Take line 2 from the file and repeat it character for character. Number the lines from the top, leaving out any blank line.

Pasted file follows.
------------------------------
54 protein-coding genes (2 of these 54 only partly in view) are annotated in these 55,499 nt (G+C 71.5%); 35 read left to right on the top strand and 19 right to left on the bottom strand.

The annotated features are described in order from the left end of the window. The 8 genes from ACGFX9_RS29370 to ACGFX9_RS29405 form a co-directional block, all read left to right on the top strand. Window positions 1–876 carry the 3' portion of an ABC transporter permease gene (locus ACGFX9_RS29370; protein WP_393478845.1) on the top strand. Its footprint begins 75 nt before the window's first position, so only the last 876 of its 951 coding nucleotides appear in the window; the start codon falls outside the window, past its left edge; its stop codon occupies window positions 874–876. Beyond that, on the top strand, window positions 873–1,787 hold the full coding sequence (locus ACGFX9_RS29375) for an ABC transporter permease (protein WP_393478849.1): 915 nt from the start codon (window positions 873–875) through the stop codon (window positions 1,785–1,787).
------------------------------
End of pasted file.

The annotated features are described in order from the left end of the window. The 8 genes from ACGFX9_RS29370 to ACGFX9_RS29405 form a co-directional block, all read left to right on the top strand. Window positions 1–876 carry the 3' portion of an ABC transporter permease gene (locus ACGFX9_RS29370; protein WP_393478845.1) on the top strand. Its footprint begins 75 nt before the window's first position, so only the last 876 of its 951 coding nucleotides appear in the window; the start codon falls outside the window, past its left edge; its stop codon occupies window positions 874–876. Beyond that, on the top strand, window positions 873–1,787 hold the full coding sequence (locus ACGFX9_RS29375) for an ABC transporter permease (protein WP_393478849.1): 915 nt from the start codon (window positions 873–875) through the stop codon (window positions 1,785–1,787).